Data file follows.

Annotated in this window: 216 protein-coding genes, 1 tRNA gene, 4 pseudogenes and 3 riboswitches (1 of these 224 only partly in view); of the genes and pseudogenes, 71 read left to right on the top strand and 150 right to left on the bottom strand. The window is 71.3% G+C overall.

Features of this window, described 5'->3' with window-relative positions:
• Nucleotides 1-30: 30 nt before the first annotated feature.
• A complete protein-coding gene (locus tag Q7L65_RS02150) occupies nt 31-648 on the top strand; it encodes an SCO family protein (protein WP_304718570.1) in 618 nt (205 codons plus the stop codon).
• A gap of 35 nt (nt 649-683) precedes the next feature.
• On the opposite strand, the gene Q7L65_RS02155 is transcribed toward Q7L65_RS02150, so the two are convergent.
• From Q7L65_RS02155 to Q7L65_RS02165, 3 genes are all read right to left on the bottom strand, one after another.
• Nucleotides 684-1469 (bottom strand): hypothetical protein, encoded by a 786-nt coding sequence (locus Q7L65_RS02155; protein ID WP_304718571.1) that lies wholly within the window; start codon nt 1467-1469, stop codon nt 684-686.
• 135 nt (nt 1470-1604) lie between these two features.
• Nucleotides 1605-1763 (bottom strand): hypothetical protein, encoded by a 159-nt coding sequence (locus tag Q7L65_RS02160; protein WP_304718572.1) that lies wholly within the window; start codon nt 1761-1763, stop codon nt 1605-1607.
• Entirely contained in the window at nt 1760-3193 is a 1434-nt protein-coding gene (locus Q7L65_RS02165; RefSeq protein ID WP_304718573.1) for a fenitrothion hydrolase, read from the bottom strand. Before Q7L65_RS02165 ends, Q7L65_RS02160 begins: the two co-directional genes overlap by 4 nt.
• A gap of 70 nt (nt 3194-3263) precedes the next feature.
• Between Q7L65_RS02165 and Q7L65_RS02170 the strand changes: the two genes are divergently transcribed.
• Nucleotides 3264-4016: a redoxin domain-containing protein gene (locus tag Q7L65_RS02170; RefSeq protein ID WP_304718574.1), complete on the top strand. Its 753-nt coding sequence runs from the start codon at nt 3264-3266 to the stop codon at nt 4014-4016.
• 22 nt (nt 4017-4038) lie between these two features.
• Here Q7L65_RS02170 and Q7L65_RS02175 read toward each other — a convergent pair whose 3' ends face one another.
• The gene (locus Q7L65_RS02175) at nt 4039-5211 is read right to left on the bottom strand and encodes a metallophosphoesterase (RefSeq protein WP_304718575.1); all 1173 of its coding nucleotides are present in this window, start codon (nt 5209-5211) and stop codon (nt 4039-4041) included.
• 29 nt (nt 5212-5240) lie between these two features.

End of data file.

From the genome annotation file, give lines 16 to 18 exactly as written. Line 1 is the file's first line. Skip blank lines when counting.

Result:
• Here Q7L65_RS02170 and Q7L65_RS02175 read toward each other — a convergent pair whose 3' ends face one another.
• The gene (locus Q7L65_RS02175) at nt 4039-5211 is read right to left on the bottom strand and encodes a metallophosphoesterase (RefSeq protein WP_304718575.1); all 1173 of its coding nucleotides are present in this window, start codon (nt 5209-5211) and stop codon (nt 4039-4041) included.
• 29 nt (nt 5212-5240) lie between these two features.